Using The Hall Effect to Drive Brushless Motors
What gives brushless vibration motors a long life? The clue’s in the title!
The precious metal brushes are typically the most common source of failure that limits the lifetime of normal DC motors. They are integral to the operation of our eccentric rotating mass vibration motors in the ‘Vibration Motor’ section of our Product Catalogue.
So to improve life the solution seems simple, find a replacement for the brushes! This is quite complicated, the job of the brushes was to reverse the direction of the current through the internal metal windings (this ensures a constant direction of rotation of the shaft).
This is achieved by sensing the position of the internal windings and electrically changing the direction of the current at exactly the right time. To do this, we use the Hall Effect to calculate the position of the motor and change the drive signal accordingly. For more information on this, see Application Bulletin 018: Driving Brushless Vibration Motors.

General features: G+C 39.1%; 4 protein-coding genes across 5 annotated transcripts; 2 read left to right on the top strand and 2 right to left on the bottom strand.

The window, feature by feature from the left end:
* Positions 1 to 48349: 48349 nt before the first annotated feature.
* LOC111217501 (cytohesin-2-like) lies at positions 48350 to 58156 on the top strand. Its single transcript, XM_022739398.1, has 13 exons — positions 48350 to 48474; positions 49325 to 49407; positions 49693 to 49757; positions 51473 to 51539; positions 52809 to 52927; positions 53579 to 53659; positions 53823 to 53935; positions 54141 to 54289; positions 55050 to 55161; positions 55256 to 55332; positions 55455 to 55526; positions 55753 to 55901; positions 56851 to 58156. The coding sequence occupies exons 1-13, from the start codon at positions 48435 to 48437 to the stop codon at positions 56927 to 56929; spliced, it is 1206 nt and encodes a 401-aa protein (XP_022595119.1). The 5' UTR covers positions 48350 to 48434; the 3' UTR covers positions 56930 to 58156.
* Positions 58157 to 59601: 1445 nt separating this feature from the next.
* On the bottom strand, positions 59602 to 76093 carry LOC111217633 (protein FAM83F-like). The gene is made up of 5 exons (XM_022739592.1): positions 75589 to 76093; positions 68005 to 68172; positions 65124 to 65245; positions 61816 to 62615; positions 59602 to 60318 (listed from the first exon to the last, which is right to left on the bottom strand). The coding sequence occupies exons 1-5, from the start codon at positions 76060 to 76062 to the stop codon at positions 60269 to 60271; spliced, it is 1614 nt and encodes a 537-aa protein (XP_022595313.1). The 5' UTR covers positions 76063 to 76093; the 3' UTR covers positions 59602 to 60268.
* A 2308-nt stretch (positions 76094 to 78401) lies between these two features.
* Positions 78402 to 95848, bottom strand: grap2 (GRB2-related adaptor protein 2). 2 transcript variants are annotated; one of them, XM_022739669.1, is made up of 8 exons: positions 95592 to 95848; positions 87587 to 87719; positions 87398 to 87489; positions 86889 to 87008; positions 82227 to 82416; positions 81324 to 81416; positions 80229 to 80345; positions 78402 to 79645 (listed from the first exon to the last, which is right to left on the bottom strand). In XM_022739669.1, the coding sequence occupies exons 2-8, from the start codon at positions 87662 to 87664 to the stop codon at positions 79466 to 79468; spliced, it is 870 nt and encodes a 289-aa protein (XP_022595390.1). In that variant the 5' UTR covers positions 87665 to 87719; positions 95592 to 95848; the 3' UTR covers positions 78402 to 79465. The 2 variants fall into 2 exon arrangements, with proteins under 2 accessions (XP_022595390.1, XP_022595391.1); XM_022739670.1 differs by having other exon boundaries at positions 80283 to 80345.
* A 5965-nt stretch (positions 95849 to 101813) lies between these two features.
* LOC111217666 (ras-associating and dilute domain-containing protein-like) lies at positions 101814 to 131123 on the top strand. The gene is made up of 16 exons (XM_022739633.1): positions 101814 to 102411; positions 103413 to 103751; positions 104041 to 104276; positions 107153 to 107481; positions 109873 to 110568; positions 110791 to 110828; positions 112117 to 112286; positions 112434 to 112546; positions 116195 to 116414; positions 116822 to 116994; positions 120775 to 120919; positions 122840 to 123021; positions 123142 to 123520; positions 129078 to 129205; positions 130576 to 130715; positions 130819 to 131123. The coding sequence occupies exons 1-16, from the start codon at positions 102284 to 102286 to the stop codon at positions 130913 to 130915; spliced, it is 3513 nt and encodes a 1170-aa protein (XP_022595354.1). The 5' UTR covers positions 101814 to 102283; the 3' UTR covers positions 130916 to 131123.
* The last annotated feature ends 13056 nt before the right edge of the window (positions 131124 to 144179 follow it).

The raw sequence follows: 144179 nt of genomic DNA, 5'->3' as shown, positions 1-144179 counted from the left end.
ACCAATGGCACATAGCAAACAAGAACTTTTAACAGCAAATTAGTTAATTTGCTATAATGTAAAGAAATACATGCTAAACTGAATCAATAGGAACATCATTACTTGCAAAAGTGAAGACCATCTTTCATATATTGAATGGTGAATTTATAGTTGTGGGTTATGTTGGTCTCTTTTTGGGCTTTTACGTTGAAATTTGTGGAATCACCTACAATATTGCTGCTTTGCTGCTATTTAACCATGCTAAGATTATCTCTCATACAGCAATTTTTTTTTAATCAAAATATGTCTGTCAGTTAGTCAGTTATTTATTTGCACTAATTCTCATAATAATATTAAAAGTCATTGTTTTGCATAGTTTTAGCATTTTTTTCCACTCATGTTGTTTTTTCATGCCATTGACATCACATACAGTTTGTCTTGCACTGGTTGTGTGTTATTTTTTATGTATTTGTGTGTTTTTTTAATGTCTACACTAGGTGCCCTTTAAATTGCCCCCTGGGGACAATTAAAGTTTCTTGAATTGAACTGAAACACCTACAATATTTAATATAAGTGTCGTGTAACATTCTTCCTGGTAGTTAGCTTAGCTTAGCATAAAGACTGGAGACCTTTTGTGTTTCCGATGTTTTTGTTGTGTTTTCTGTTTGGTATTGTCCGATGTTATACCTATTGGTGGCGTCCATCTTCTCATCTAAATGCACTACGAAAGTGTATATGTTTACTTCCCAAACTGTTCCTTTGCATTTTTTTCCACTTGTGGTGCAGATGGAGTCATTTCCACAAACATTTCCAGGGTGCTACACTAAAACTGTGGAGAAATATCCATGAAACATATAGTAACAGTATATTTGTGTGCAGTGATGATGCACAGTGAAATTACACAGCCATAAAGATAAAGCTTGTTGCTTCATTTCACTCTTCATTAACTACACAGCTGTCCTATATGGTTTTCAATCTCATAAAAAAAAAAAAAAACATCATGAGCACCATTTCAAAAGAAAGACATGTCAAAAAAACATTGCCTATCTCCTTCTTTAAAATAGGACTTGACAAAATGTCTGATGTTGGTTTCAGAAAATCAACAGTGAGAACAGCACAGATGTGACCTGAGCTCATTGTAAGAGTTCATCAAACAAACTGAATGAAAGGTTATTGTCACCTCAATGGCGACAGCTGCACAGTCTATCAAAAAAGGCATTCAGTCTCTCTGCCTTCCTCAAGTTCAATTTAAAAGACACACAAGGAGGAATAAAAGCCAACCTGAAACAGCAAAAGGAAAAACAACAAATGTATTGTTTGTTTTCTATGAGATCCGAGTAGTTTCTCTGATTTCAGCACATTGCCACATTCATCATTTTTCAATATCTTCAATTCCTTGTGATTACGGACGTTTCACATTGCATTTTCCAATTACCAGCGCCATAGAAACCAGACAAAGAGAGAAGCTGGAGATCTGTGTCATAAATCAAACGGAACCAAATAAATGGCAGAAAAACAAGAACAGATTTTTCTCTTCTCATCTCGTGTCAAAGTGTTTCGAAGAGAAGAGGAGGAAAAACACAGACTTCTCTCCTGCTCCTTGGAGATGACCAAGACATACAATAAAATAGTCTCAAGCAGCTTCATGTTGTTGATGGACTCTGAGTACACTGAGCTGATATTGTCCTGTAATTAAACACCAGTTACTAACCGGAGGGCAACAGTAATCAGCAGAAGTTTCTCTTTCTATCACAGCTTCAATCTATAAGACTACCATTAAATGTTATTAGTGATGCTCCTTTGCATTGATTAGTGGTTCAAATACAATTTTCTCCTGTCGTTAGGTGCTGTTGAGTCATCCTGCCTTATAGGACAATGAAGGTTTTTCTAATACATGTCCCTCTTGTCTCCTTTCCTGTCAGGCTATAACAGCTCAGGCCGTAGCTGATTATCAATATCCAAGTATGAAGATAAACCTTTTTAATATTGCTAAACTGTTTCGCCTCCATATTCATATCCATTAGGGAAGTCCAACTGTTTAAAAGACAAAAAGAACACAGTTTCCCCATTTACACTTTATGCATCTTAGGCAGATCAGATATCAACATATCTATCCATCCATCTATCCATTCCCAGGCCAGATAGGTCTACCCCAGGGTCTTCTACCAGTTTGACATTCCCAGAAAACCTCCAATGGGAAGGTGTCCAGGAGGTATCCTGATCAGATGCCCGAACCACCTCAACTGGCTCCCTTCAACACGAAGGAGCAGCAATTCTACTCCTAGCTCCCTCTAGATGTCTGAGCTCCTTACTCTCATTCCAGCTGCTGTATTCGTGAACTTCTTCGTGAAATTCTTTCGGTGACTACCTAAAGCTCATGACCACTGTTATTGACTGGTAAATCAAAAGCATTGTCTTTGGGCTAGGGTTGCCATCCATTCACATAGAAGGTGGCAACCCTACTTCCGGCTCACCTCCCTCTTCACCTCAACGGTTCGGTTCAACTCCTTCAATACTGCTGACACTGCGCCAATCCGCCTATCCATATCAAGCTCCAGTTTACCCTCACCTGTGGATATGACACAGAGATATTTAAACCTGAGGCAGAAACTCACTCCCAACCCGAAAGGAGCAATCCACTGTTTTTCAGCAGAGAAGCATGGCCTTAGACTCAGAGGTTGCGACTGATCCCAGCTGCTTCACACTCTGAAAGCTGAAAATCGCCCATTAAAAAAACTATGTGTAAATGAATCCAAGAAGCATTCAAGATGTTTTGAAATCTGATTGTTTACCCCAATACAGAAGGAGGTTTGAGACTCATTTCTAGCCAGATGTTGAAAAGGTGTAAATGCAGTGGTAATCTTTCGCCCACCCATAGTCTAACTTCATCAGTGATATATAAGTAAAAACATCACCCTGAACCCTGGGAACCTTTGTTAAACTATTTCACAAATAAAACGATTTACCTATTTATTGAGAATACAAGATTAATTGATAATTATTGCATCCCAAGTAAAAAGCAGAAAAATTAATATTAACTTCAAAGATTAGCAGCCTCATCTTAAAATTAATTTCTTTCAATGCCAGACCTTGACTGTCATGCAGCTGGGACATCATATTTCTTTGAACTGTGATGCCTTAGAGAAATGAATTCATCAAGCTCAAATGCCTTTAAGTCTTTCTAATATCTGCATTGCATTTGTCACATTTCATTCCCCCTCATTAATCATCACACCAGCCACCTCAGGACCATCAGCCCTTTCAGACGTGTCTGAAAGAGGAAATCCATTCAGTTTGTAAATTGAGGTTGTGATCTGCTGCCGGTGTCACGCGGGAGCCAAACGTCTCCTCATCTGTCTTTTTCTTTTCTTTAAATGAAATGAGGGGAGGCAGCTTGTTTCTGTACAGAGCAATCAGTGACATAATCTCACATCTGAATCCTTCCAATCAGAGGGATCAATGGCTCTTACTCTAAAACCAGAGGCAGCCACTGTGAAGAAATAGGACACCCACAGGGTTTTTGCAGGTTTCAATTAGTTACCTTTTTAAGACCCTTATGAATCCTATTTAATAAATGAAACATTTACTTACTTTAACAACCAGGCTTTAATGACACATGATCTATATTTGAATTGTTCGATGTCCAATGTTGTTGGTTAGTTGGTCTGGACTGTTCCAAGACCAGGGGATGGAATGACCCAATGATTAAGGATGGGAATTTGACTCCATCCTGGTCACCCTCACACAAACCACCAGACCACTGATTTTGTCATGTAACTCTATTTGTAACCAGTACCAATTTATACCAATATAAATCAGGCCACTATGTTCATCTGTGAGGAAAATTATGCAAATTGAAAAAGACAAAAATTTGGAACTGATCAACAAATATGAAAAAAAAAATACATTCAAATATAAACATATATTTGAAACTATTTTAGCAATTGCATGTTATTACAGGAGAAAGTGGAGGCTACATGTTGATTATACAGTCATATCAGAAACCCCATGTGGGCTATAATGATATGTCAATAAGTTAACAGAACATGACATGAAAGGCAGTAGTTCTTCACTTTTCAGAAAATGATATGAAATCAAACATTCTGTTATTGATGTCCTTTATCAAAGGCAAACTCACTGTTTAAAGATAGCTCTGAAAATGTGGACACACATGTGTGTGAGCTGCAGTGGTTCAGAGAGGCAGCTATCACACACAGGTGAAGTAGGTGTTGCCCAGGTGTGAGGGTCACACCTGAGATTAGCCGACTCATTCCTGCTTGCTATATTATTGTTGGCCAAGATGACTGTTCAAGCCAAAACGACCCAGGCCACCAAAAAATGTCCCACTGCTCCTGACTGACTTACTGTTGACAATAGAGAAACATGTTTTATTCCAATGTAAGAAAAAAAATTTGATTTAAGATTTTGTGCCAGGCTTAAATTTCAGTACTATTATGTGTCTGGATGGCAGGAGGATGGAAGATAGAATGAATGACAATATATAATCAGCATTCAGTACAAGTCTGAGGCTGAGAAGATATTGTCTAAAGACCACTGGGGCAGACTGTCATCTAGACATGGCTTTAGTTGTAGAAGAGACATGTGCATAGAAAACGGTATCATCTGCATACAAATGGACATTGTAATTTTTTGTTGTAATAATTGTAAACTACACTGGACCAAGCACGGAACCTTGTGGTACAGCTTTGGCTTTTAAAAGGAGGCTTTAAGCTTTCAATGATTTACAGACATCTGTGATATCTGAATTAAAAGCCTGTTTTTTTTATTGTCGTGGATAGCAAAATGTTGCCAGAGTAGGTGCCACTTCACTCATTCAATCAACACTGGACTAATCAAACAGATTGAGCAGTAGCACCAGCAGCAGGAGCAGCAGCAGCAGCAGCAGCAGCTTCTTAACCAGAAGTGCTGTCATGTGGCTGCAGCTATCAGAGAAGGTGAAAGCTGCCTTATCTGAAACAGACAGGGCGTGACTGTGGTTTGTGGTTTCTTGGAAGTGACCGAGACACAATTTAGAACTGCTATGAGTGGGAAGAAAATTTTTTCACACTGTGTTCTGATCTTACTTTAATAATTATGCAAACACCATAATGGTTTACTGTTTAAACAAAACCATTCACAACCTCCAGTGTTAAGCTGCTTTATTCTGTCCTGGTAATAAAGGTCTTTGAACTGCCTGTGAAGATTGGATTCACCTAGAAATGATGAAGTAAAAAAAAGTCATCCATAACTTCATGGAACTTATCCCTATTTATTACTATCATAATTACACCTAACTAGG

Instead, with this blog post, we wanted to share an interesting infographic found on spingarage.com. Those interested in seeing exactly how the drive signal changes with the output from the Hall Effect sensors can study the image below.
Thankfully if you find the graphics confusing, you don’t need to fully understand them. Our 910-101 has an integrated driver chip that handles the communication automatically, and we have a suggested circuit for the 912-101 that you can easily implement.
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